DNA & Epigenetics

Does DNA really have the final say in your destiny?

Does DNA Really Have The Final Say in Your Destiny
No matter what grade you got in high school biology, you probably remember that DNA is the “coding” that makes each us who we are. It’s where our genes live—those hereditary sequences that determine everything from the color of your hair and eyes to the likelihood that you’ll hate mushrooms or love broccoli.

For a long time, most people believed that your genes determined your destiny. Put simply, they were thought to be “the hand you’re dealt in life.” And if those cards include diseases such as cancer, Alzheimer’s or high blood pressure, well—there’s nothing you can do about it. That’s what science used to say, at least. But more recent research is revealing that fate may be a whole lot more flexible than we thought.

Rethinking what’s possible with epigenetics

A growing field of science called epigenetics is changing what we know—or thought we knew—about the way genes work. It turns out that just having certain genes doesn’t make them active. Instead, certain circumstances in life can cause genes to be silenced or expressed over time. Effectively, it means they can be switched on or off throughout our lives. And here’s the real kicker: many factors under our control can actually influence whether certain genes turn on or off.

Although epigenetic change—that switching on and off of certain genes—happens naturally and regularly throughout our lives due to aging and other changes, it also can be influenced by external factors such as our environment and lifestyle choices. How often we exercise, how stressed we are at work, how well we sleep—all of these factors can eventually cause chemical modifications that turn certain genes on or off over time. Regular exercise, for example, could switch off genes for high blood pressure, while smoking could switch on certain genes for cancer or other illnesses.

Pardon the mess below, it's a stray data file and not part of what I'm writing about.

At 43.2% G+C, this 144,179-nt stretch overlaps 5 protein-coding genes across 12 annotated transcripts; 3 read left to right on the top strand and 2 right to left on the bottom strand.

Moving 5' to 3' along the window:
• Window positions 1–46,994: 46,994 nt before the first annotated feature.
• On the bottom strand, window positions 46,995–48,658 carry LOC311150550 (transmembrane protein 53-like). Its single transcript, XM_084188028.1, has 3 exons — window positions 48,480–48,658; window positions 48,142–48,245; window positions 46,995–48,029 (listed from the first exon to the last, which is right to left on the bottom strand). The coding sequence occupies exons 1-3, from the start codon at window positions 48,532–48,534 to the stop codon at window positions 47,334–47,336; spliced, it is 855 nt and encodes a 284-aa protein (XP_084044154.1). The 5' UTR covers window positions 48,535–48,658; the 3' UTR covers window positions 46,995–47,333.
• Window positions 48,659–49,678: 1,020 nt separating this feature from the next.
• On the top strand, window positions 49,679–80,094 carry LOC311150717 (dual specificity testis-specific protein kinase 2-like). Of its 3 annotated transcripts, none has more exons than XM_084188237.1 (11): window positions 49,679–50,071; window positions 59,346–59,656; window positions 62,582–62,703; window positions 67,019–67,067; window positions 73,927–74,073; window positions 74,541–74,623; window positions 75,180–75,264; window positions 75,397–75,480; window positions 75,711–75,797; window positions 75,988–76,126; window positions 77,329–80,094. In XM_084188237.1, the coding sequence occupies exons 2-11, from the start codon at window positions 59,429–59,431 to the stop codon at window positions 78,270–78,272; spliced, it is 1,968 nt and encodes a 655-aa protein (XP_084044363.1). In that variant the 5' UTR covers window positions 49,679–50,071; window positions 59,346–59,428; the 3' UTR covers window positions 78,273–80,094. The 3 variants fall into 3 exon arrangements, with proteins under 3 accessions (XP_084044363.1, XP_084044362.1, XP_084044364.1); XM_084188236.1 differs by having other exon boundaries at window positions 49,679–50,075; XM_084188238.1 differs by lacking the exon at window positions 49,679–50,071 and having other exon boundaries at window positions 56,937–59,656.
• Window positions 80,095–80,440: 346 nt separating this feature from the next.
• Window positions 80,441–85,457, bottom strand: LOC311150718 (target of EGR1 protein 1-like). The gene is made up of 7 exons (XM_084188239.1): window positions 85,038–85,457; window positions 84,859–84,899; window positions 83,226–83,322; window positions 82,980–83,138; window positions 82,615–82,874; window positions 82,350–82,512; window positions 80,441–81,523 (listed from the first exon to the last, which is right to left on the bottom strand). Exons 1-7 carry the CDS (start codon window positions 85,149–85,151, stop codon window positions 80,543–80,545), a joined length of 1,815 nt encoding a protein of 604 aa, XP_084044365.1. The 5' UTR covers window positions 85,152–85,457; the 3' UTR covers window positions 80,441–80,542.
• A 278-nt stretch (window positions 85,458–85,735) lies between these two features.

Understanding the power of nutrition

All of this means that our health-related choices really do matter—including those we make every day about nutrition. Eating healthy isn’t just a nice idea. Epigenetics research shows that diet and nutrients can have a huge influence over gene expression. In fact, a growing number of studies are linking what we consume to our likelihood for developing—or avoiding—certain illnesses and disorders.

One of the most well-known of these studies show a direct connection between nutrition and epigenetic change. The study involved a specific breed of mice that carry a unique gene—called the agouti gene—that causes mice to be overweight, have distinctly yellow fur and be highly prone to both cancer and diabetes. In the study, scientists fed a group of pregnant agouti mice a diet rich in methyl molecules—a nutrient that’s abundant in foods such as garlic and onions as well as in nutritional supplements such as Vitamin B12 and folic acid. The majority of the offspring from these mice not only looked different—they were thin and brown rather than the typical agouti fat and yellow—they also did not develop cancer or diabetes during their lives. In effect, the study showed that the nutrient-rich diet had effectively “switched off the agouti gene in the baby mice.

Shape your destiny with informed decisions

As this and other studies suggest, nutrition could have an even bigger impact on health than many of us ever imagined. And that makes it even more important to make informed choices when it comes to your nutritional health.

And although research is still underway, one thing is clear: you have a say in your own destiny. And nutrition gives you a powerful voice to express it.